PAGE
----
Preparations for the Baja Bash 2017 V1.0

We are now into our final week of preparations for the “Baja bash” from La Paz to the U.S.A.  Once again for those not yet familiar, the baja bash is a nearly 1,000 mile near and offshore ocean “voyage” on hopefully, a seaworthy boat.   The following words were written sometime ago while I was in La Paz, Baja Mexico and my wife Patti was back home in California.   Hope you also enjoy the refreshing drink suggestion.

Since I am now not able to be with Patti, Mike, Lisa and new born baby “Elliott”.  And your weather in Boston is a chilly 15 degrees, I pen these words to you along with many happy thoughts.

First:  Just add Rum.  If I haven’t yet disclosed this to you; the official drink of our trawler, the Western Flyer is what we simply refer to as the “Flyer”.  The great thing about this drink is; it just doesn’t care what temperature you are currently in, hot or cold.  To build a “Flyer”, one starts by gathering all ingredients such as: 2 ounces of 151 proof rum; 2 ounces of pineapple juice; 2 ounces of orange juice; add a splash of Coco Perez (this ingredient may be hard to come by but, can be found); crush some ice, add a little nutmeg and cinnamon.   Shake well and pour over crushed ice.

Since I know some of you now reading this are not enjoying the 80 degree temperatures I find myself in; might I also suggest to you that you start with an appetizer or two such as: Banana Rum Fritters.  This one may qualify as either an appetizer or a dessert.

1 cup flower; 1/4 cup sugar; 1/2 teaspoon salt; 1/2 teaspoon baking powder;  1/2 teaspoon of nutmeg; 1 teaspoon vanilla extract; 1 egg; 3 cups mashed ripe bananas; 1/4 cup banana rum; 3/4 cup water; 1/4 teaspoon cinnamon; vegetable oil for frying;

Patti – you know the rest.  Miss you guys but, I am on an adventure of my own that is still brewing.  Crew is due in any day now and today I spoke to both Jeff and Robert.  More on crew later.

Might I still remind those that power boat or sail that more than ever 90% of all weather can be predicted.  But still, the only stories you see published or the only stories that generate any real interest when told or retold are the ones that start out by; “and there I was, and the seas were at least raging up to 16 footers with blue water engulfing us and this or that sprang a leak or broke or blah, blah, blah.

Sure those stories are obviously more enjoyable to read, from the comfort of firm land or couch, but, I prefer to pop in a DVD onboard to either watch “Captain Ron” or the “Perfect Storm”.

If you haven’t yet found these boating weather prediction apps then here are my all-time favorites that I foresee as seeing us through the next 1,000 miles; 1) Windytv; WindAlert; PredictWind; Weather Underground and Marine Weather.

If we get hammered on the way up it’s only because we want a better story to tell or retell…… and there we were.

If you plan on following this voyage then start by aquainting yourself with where La Paz, Baja is?  Google maps and add La Paz, Baja, Mexico.  Also note that boat and crew will need to go down before we make our way around the “cape” and ever so slowlyt start to make our way back up.  Cape Cabo!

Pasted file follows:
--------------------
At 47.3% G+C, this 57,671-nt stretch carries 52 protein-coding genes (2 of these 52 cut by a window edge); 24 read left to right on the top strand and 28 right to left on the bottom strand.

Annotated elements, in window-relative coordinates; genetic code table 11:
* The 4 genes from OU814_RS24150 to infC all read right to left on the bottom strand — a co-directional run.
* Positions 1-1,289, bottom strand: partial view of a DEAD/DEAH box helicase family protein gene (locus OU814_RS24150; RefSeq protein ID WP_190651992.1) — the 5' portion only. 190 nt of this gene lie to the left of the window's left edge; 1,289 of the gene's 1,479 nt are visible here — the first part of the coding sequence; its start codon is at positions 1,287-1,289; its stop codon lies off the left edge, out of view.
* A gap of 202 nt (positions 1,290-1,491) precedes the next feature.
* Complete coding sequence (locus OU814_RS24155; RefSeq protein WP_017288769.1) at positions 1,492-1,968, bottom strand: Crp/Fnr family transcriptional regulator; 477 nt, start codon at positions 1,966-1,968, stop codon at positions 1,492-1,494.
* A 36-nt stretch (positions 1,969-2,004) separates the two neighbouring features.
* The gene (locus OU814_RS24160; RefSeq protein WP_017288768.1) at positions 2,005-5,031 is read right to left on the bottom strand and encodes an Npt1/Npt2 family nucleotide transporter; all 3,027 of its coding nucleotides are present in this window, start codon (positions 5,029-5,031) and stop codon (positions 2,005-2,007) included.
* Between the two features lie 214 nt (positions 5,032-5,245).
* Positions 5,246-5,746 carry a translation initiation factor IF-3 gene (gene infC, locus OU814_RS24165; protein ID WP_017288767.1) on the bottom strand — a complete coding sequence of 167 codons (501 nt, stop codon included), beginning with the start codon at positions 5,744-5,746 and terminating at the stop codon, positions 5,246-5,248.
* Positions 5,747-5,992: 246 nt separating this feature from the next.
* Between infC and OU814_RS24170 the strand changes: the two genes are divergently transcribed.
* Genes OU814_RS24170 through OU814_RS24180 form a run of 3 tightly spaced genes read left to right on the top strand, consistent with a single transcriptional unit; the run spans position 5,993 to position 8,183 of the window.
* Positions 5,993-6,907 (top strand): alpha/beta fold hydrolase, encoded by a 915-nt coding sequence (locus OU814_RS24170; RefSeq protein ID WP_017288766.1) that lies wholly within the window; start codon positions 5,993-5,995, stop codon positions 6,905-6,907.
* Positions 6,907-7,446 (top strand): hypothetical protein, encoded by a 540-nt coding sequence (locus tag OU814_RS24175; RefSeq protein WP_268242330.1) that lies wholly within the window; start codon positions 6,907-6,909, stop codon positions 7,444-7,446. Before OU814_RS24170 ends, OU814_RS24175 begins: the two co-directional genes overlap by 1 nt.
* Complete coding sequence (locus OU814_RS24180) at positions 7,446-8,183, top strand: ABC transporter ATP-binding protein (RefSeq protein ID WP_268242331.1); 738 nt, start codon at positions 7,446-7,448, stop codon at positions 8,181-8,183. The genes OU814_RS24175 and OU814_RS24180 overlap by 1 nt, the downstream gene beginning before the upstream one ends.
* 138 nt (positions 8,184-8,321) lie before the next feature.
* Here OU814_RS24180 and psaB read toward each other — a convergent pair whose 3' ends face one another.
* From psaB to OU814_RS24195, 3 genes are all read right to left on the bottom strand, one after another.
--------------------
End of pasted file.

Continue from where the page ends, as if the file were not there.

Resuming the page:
But, just before starting this part of the voyage we need to overnight it from La Paz to an anchorage known as Muertos.  As of today it’s been renamed Suenos.  (One means death and the other means dreams)  Take your pick as to which one you think would attract more gringos to the area.

On our second days passage our plan is to enter the marina at San Jose de Cabo.  This is where we wait what is called a “weather window”.  Remember what I said earlier; about 90% of all weather can be predicted almost a week out.  This stretch of water from San Jose de Cabo to Muertos the Western Flyer on our first trip to La Paz encountered probably some of the nastiest little seas since hanging a left once we departed the mouth of the Columbia River and crossed over what is known as the graveyard of the pacific, “the Columbia River bar”.  Yes, it can and does get nasty in these parts.  Your best defense is having a seaworthy vessel with some spares and knowledge.

Some time long ago, if my memory proves correct I remember First mate Patti all crunched up in a fetal position.  The Western Flyer bashed into those miserable little short choppy washing machine seas.  And also a sort of combination ebb tide and short steep wind pushed seas all rolled into one.

And then slowly I start to notice a part of our paddleboards strapped to the boats hardtop ever so slowly inching their way off from high up above.  Oh Shit I say to myself! The boats rocking and rolling motion had caused one of our two paddleboard ratchet straps to loosen.  Without too much thought and barefoot I exited the comfort and safety of the boats inside cabin onto the blue water soaked and now splashing seas, climbed up the boom that gave me a foot hold onto the top of the fiberglass hardtop.  Quickly as possible, and barefoot, but, sort of like riding a bronco I somehow managed to manhandle this large giant wafer of a board and retie it back in its place.  The other outcome might’ve been the first mate ending up on land as a castaway on Patti’s Island.

So, let’s now recap.  Today is Saturday and soon you may be reading about our most excellent weather window and before you know it; boat and crew are safetly tied up in Ensenada.


About trawlercat

Retired and now moving on from the cruising life jeeps, adventure bike, gardening, and travel. Always in search of the next great adventure!
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